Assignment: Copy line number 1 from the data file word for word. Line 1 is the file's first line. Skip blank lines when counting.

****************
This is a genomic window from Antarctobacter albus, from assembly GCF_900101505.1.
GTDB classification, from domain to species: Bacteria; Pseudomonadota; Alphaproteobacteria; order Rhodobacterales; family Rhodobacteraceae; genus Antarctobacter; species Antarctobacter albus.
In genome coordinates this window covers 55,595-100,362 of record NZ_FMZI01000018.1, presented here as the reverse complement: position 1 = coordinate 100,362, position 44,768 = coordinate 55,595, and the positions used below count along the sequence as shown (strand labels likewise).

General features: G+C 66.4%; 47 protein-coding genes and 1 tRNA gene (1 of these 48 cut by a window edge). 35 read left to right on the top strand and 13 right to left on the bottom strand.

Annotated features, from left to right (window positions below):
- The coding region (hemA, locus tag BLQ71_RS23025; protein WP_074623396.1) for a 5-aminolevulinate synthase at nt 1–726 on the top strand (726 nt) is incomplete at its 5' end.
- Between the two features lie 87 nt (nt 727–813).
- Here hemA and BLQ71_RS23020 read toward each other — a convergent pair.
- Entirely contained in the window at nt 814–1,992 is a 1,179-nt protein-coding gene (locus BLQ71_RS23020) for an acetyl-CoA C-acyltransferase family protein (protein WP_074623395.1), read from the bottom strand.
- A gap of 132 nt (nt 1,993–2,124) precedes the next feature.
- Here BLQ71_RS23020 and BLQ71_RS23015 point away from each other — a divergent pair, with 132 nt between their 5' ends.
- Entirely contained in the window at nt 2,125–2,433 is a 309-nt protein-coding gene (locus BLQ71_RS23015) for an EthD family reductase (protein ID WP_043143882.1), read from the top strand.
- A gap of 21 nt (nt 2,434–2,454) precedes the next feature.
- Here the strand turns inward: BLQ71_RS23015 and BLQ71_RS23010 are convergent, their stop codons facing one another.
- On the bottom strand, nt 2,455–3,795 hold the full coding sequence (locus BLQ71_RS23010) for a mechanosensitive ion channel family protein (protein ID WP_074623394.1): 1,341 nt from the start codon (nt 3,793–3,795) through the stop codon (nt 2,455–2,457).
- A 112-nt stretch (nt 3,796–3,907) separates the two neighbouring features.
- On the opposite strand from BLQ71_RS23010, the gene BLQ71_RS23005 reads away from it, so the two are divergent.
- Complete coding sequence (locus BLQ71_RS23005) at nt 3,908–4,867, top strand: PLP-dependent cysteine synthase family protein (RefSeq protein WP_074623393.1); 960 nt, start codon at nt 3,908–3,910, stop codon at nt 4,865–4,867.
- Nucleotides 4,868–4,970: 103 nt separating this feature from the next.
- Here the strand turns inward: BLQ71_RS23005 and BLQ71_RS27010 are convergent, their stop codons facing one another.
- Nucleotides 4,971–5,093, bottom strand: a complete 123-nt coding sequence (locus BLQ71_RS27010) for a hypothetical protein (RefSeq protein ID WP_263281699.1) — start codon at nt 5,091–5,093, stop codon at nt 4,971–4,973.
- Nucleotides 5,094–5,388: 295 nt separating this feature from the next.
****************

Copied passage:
This is a genomic window from Antarctobacter albus, from assembly GCF_900101505.1.